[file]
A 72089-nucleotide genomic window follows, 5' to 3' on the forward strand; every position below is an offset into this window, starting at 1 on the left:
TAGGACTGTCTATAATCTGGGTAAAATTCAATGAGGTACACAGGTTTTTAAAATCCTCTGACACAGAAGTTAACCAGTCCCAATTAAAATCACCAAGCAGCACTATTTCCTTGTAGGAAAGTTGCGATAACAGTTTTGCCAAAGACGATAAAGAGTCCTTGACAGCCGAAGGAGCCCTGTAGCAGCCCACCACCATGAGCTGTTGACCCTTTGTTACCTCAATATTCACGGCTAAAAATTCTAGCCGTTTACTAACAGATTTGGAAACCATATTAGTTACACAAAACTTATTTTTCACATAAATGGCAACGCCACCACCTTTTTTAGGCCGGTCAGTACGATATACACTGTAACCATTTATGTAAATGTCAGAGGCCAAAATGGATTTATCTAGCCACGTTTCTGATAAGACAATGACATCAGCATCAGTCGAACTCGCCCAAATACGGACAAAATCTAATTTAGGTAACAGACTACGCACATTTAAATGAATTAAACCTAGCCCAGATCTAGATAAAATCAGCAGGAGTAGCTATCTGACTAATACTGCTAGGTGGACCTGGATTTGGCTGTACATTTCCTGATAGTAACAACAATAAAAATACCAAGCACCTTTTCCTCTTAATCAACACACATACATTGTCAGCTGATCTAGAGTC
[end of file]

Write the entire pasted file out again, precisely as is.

A 72089-nucleotide genomic window follows, 5' to 3' on the forward strand; every position below is an offset into this window, starting at 1 on the left:
TAGGACTGTCTATAATCTGGGTAAAATTCAATGAGGTACACAGGTTTTTAAAATCCTCTGACACAGAAGTTAACCAGTCCCAATTAAAATCACCAAGCAGCACTATTTCCTTGTAGGAAAGTTGCGATAACAGTTTTGCCAAAGACGATAAAGAGTCCTTGACAGCCGAAGGAGCCCTGTAGCAGCCCACCACCATGAGCTGTTGACCCTTTGTTACCTCAATATTCACGGCTAAAAATTCTAGCCGTTTACTAACAGATTTGGAAACCATATTAGTTACACAAAACTTATTTTTCACATAAATGGCAACGCCACCACCTTTTTTAGGCCGGTCAGTACGATATACACTGTAACCATTTATGTAAATGTCAGAGGCCAAAATGGATTTATCTAGCCACGTTTCTGATAAGACAATGACATCAGCATCAGTCGAACTCGCCCAAATACGGACAAAATCTAATTTAGGTAACAGACTACGCACATTTAAATGAATTAAACCTAGCCCAGATCTAGATAAAATCAGCAGGAGTAGCTATCTGACTAATACTGCTAGGTGGACCTGGATTTGGCTGTACATTTCCTGATAGTAACAACAATAAAAATACCAAGCACCTTTTCCTCTTAATCAACACACATACATTGTCAGCTGATCTAGAGTC